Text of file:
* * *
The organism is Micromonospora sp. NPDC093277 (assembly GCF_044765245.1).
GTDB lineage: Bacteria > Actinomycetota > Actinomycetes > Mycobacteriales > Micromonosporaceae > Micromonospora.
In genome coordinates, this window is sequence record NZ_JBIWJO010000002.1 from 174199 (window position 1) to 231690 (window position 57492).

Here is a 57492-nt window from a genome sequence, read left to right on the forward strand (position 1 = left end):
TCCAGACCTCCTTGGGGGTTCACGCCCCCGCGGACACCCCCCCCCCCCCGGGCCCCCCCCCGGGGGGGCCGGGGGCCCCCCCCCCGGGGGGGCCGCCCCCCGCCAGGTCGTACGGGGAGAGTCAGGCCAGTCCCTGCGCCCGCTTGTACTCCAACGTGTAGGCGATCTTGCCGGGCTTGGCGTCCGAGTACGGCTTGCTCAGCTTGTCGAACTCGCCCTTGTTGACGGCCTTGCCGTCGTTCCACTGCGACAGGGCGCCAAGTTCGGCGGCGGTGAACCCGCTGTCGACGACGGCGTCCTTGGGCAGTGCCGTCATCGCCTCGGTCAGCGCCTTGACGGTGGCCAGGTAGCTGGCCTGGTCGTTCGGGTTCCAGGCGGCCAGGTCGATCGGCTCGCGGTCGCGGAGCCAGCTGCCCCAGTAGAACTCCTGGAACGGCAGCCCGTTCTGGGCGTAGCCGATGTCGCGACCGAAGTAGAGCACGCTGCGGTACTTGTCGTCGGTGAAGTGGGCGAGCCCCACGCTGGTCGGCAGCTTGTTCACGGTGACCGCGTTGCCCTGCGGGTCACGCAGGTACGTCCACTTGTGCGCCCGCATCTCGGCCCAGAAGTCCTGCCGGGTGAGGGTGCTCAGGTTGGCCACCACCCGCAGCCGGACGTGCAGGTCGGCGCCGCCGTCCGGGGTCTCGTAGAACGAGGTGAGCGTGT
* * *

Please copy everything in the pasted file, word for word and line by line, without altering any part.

The organism is Micromonospora sp. NPDC093277 (assembly GCF_044765245.1).
GTDB lineage: Bacteria > Actinomycetota > Actinomycetes > Mycobacteriales > Micromonosporaceae > Micromonospora.
In genome coordinates, this window is sequence record NZ_JBIWJO010000002.1 from 174199 (window position 1) to 231690 (window position 57492).

Here is a 57492-nt window from a genome sequence, read left to right on the forward strand (position 1 = left end):
TCCAGACCTCCTTGGGGGTTCACGCCCCCGCGGACACCCCCCCCCCCCCGGGCCCCCCCCCGGGGGGGCCGGGGGCCCCCCCCCCGGGGGGGCCGCCCCCCGCCAGGTCGTACGGGGAGAGTCAGGCCAGTCCCTGCGCCCGCTTGTACTCCAACGTGTAGGCGATCTTGCCGGGCTTGGCGTCCGAGTACGGCTTGCTCAGCTTGTCGAACTCGCCCTTGTTGACGGCCTTGCCGTCGTTCCACTGCGACAGGGCGCCAAGTTCGGCGGCGGTGAACCCGCTGTCGACGACGGCGTCCTTGGGCAGTGCCGTCATCGCCTCGGTCAGCGCCTTGACGGTGGCCAGGTAGCTGGCCTGGTCGTTCGGGTTCCAGGCGGCCAGGTCGATCGGCTCGCGGTCGCGGAGCCAGCTGCCCCAGTAGAACTCCTGGAACGGCAGCCCGTTCTGGGCGTAGCCGATGTCGCGACCGAAGTAGAGCACGCTGCGGTACTTGTCGTCGGTGAAGTGGGCGAGCCCCACGCTGGTCGGCAGCTTGTTCACGGTGACCGCGTTGCCCTGCGGGTCACGCAGGTACGTCCACTTGTGCGCCCGCATCTCGGCCCAGAAGTCCTGCCGGGTGAGGGTGCTCAGGTTGGCCACCACCCGCAGCCGGACGTGCAGGTCGGCGCCGCCGTCCGGGGTCTCGTAGAACGAGGTGAGCGTGT